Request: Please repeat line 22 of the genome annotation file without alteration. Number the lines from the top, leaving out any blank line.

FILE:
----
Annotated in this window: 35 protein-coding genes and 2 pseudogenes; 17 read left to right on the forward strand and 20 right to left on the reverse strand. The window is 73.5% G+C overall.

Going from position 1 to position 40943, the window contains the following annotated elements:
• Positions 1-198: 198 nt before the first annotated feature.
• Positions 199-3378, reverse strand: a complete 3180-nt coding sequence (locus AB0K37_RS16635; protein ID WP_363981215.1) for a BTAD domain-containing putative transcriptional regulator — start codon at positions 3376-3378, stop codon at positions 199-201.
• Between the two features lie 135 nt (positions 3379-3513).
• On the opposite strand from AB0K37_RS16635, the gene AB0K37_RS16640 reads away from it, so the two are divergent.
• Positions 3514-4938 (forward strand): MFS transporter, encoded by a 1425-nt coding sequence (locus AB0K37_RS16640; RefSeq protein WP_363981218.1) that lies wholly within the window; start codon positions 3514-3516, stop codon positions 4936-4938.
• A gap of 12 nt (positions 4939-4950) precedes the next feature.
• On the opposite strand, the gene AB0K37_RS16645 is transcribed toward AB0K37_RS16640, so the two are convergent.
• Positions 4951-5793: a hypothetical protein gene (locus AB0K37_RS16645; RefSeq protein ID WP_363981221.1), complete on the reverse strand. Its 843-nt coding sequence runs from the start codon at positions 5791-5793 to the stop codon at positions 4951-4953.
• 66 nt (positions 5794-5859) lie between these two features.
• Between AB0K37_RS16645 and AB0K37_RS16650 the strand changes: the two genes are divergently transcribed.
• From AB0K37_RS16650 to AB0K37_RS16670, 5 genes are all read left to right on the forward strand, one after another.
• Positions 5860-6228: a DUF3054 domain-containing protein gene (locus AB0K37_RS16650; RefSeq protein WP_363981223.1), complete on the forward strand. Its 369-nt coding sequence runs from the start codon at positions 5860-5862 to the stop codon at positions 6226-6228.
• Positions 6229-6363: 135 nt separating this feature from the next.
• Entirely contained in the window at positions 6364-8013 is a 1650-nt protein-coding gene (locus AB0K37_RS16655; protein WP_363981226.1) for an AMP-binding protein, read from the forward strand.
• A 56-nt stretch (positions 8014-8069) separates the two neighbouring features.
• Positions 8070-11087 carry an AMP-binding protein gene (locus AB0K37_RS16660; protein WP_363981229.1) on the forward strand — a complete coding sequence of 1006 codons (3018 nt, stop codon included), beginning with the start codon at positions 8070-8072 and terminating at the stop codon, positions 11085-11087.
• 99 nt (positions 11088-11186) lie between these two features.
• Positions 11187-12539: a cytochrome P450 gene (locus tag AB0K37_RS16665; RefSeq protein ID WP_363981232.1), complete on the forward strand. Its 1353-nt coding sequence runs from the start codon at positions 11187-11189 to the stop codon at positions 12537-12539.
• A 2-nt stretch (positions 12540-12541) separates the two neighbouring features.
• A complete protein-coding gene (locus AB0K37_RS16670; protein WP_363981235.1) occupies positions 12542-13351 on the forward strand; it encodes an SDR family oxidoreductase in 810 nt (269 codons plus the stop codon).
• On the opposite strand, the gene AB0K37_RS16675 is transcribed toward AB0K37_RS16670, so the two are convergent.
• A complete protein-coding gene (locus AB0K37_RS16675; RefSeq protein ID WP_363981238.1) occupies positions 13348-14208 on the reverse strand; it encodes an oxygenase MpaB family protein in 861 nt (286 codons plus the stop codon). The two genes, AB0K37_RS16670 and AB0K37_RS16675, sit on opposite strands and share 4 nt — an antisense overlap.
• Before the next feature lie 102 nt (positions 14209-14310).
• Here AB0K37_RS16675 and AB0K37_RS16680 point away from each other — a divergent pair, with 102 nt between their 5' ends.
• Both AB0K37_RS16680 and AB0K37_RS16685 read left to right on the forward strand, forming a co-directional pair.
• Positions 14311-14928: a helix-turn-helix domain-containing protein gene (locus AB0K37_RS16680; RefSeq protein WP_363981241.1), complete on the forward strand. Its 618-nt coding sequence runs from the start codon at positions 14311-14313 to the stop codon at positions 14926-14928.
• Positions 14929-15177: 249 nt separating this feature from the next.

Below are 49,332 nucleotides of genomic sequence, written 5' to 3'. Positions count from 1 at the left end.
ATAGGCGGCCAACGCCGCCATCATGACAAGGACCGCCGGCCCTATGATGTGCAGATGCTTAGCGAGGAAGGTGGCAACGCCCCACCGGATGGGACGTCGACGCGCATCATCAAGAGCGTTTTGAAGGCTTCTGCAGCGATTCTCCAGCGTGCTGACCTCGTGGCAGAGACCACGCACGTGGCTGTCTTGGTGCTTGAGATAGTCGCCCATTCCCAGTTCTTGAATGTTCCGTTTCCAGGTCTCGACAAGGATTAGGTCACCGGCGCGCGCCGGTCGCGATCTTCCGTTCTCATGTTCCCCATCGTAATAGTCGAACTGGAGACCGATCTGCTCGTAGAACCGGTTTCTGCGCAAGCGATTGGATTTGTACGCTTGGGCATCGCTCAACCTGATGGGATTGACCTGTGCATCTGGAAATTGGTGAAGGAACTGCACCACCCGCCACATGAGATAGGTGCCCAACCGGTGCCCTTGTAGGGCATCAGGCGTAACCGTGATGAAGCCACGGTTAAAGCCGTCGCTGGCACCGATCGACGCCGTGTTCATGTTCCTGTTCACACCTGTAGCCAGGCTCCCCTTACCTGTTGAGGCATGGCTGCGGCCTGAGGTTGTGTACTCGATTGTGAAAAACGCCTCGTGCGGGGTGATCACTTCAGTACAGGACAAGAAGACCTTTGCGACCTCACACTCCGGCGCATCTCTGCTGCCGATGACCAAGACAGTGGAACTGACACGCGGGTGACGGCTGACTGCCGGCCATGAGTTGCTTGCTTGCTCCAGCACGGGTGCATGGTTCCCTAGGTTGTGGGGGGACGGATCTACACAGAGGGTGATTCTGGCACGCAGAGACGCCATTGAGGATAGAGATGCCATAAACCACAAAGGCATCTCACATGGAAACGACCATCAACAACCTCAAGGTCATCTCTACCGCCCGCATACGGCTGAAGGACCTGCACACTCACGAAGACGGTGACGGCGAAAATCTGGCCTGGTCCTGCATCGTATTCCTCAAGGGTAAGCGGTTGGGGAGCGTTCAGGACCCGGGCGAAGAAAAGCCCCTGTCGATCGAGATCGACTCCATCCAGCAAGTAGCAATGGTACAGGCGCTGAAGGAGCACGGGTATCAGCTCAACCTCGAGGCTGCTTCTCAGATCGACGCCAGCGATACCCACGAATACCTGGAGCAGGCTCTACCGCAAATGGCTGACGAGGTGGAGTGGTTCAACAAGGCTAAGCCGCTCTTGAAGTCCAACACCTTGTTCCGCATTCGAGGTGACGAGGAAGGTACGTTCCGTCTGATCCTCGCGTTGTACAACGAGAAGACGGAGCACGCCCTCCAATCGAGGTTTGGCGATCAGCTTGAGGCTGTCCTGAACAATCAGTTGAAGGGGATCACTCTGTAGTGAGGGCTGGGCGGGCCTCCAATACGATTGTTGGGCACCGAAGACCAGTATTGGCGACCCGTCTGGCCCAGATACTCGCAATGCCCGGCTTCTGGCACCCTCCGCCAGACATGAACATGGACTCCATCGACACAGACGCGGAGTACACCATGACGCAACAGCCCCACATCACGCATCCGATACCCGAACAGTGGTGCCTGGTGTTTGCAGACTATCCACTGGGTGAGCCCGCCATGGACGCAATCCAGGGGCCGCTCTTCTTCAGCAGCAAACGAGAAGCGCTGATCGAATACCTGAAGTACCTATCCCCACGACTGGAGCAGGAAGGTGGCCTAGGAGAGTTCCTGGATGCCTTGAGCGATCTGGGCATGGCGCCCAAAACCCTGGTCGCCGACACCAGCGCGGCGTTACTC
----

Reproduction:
• A complete protein-coding gene (locus AB0K37_RS16670; protein WP_363981235.1) occupies positions 12542-13351 on the forward strand; it encodes an SDR family oxidoreductase in 810 nt (269 codons plus the stop codon).